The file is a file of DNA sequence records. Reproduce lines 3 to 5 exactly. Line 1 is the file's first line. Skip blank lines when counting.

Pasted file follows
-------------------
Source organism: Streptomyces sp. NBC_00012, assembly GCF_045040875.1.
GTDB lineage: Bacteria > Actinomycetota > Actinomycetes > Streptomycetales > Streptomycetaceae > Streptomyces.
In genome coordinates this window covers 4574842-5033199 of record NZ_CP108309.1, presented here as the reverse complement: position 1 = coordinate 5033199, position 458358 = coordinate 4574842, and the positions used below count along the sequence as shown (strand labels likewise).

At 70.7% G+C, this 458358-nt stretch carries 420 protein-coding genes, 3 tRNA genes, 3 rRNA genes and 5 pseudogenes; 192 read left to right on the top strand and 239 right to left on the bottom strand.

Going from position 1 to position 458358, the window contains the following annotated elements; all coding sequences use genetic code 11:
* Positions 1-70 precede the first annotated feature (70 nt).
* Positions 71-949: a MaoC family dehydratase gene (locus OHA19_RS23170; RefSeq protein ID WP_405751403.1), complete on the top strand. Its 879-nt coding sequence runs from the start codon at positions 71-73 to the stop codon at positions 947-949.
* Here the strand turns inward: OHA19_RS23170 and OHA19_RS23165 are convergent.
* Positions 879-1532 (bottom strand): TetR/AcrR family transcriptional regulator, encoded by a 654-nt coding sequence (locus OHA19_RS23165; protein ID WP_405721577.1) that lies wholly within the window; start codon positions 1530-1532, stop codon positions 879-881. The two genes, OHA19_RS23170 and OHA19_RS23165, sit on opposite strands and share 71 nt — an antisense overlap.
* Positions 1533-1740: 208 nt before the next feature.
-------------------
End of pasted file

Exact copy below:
In genome coordinates this window covers 4574842-5033199 of record NZ_CP108309.1, presented here as the reverse complement: position 1 = coordinate 5033199, position 458358 = coordinate 4574842, and the positions used below count along the sequence as shown (strand labels likewise).

At 70.7% G+C, this 458358-nt stretch carries 420 protein-coding genes, 3 tRNA genes, 3 rRNA genes and 5 pseudogenes; 192 read left to right on the top strand and 239 right to left on the bottom strand.

Going from position 1 to position 458358, the window contains the following annotated elements; all coding sequences use genetic code 11: